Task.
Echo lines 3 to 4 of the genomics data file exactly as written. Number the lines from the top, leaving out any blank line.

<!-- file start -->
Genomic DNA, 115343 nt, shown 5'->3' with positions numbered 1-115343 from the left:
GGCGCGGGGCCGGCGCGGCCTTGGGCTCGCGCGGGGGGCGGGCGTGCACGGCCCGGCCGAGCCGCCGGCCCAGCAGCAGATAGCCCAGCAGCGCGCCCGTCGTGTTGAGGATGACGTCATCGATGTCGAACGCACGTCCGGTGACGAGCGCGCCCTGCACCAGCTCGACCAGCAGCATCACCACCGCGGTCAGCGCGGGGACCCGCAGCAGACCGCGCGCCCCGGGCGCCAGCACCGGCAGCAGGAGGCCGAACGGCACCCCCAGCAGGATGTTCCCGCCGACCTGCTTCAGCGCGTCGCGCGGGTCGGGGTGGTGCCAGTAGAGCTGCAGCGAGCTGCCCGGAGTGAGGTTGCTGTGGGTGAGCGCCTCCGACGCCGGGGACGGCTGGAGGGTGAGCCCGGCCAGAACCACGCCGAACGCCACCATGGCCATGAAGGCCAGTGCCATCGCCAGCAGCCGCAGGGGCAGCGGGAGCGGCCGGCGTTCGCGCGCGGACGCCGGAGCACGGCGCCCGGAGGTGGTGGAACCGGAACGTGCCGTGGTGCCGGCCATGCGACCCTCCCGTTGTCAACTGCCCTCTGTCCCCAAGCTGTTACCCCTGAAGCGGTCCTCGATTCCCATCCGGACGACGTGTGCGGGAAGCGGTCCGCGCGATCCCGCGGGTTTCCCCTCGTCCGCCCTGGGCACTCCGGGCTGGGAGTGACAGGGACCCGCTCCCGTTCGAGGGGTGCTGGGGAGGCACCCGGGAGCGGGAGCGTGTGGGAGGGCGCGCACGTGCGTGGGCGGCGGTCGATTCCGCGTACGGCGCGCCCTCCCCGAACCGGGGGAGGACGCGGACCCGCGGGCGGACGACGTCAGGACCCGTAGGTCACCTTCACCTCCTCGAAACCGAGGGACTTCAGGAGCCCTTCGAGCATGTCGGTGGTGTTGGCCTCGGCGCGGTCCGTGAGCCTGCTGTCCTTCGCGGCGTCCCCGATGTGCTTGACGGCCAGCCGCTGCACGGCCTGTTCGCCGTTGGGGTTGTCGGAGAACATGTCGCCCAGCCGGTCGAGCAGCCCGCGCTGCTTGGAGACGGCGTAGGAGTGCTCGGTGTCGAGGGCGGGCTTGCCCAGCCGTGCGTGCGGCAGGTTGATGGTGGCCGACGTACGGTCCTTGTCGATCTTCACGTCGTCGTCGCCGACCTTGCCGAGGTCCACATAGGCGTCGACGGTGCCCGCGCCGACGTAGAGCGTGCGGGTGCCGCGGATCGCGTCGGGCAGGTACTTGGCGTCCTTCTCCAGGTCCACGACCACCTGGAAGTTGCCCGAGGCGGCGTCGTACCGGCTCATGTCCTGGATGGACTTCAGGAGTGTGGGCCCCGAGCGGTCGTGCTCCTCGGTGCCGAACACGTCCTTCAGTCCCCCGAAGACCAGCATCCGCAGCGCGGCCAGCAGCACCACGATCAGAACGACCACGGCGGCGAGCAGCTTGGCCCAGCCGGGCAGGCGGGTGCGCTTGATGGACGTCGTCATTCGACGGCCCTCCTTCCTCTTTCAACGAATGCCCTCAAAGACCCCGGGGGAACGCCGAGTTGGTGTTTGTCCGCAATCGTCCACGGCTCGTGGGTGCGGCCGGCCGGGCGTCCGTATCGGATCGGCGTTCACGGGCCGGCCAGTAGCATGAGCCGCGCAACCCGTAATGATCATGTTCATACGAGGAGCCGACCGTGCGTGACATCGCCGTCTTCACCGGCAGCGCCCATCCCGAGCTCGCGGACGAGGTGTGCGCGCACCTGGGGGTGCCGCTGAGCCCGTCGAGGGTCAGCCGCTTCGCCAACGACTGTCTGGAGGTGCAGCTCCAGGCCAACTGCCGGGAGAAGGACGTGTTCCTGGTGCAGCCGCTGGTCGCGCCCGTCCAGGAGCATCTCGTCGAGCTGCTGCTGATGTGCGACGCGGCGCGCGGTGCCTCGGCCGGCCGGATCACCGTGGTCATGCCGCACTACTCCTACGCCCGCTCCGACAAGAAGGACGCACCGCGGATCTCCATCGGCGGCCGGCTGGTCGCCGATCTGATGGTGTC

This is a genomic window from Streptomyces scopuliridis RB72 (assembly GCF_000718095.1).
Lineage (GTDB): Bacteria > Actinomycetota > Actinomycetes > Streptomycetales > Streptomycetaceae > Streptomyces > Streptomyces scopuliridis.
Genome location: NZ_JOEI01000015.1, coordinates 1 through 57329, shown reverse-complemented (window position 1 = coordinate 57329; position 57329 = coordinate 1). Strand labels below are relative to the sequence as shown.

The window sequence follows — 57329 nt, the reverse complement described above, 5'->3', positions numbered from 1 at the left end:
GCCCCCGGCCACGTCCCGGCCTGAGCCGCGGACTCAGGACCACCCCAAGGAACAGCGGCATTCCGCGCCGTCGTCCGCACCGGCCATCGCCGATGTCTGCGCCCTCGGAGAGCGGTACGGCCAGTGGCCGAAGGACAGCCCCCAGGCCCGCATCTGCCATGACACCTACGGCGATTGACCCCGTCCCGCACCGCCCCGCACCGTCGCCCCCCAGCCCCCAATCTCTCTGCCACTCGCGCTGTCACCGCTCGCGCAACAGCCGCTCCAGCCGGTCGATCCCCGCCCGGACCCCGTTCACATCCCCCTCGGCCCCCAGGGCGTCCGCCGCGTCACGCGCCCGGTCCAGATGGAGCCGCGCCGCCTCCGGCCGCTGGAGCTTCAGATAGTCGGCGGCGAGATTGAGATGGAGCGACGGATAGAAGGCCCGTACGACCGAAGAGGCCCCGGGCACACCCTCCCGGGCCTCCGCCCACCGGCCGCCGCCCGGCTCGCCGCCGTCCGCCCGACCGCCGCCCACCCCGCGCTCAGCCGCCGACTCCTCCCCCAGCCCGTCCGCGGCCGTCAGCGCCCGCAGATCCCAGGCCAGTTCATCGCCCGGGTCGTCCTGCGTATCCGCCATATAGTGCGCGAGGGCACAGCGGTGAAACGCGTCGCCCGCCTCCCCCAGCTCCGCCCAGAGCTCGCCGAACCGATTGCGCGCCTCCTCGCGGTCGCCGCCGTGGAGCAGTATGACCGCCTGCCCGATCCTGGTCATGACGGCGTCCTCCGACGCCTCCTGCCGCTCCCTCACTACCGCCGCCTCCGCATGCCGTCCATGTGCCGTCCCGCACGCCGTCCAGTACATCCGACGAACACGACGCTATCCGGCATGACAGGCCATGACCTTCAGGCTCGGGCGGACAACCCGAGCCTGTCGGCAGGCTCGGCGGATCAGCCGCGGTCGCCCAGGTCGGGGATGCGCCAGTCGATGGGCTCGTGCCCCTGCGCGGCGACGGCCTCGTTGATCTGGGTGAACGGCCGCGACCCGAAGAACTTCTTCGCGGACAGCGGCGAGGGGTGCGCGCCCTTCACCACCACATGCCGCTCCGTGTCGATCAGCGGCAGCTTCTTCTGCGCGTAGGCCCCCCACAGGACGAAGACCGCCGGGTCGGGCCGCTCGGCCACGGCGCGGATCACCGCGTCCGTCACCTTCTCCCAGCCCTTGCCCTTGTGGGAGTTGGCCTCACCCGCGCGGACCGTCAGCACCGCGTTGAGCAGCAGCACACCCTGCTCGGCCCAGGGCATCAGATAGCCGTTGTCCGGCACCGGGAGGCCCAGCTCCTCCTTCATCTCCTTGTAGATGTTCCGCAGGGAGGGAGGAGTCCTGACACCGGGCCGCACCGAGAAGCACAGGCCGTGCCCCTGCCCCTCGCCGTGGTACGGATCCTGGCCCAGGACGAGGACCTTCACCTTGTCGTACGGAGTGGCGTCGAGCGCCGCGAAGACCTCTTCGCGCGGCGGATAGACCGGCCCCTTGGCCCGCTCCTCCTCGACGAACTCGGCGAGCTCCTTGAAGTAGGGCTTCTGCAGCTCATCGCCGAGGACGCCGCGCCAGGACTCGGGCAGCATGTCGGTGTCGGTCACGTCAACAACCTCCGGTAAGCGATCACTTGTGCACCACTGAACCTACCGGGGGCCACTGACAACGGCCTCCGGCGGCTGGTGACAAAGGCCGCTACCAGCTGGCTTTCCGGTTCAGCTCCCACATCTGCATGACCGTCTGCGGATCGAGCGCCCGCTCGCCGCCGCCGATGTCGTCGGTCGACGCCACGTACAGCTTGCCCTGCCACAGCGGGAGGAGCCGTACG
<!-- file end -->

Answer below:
This is a genomic window from Streptomyces scopuliridis RB72 (assembly GCF_000718095.1).
Lineage (GTDB): Bacteria > Actinomycetota > Actinomycetes > Streptomycetales > Streptomycetaceae > Streptomyces > Streptomyces scopuliridis.